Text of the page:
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Welcoming and NOT Welcoming

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In trying to help English-language learners to feel more welcome, officials of the Phoenix-Talent School District in Phoenix, Ore., are starting with school buses, according to a March 10 article in the Mail Tribune.

At a recent training, 15 bus drivers were told that it's important for them to greet students warmly, learn their names, and keep them engaged by delegating responsibilities. (Sounds like a good policy for interacting with people in general.) A high school student is quoted in the article as saying that some bus drivers often act irritated and she wishes that they were friendlier.

I couldn't help comparing this article about an effort to welcome English-language learners with a story published in The Washington Examiner yesterday that tells how approval of a policy by the Prince William County board of supervisors to crack down on illegal immigration has affected enrollment of English-language learners in the local school district.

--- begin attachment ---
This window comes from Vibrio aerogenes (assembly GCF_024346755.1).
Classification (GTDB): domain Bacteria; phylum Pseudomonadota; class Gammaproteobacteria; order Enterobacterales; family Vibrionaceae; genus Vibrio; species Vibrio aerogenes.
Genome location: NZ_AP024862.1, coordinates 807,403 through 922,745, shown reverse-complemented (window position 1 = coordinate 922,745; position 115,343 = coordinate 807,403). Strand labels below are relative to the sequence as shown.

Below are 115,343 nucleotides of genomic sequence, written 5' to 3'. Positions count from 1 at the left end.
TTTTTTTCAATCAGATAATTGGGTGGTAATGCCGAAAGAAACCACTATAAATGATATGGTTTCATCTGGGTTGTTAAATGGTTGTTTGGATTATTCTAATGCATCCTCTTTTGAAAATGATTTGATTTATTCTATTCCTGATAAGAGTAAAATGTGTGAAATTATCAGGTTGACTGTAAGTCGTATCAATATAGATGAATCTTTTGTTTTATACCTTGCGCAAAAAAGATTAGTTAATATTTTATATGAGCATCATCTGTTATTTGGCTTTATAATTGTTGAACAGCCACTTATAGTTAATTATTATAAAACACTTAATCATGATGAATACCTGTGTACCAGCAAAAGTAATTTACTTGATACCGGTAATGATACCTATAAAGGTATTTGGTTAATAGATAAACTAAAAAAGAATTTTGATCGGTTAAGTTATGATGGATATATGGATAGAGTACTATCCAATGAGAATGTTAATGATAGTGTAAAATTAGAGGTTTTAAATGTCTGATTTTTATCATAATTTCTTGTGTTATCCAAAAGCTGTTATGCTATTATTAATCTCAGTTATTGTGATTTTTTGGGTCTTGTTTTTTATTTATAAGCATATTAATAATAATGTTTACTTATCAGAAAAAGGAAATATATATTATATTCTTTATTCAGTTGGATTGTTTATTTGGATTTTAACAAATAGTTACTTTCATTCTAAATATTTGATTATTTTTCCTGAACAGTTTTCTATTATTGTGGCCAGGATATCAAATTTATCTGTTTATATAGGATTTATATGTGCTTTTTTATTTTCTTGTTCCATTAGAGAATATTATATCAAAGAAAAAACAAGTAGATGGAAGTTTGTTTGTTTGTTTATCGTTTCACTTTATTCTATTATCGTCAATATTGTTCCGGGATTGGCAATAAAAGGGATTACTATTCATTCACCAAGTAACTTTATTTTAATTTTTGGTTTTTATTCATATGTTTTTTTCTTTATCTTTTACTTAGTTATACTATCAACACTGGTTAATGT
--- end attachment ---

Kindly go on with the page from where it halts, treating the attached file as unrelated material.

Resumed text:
Prince William County's school board members say they've lost 630 of the school district's 13,393 English-language learners since county officials approved the crackdown policy on Oct. 17, according to the article.

I'm not trying to imply here that the Prince William County School District itself isn't welcoming English-language learners. It wasn't the school board that approved the policy to combat illegal immigration.

But the two stories show a rift in attitudes of people in this country on whether to go out of one's way to be welcoming or to go out of one's way to do the opposite.

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When the economy is going well, unemployment down, and prices for the basics are within reach, no one complains about immigrations at all - legal or illegal status. During a contentious political season, immigration is a topic that gets a particular base of voters stirred up enough to go out and vote. That particular reality should not go unrecognized.

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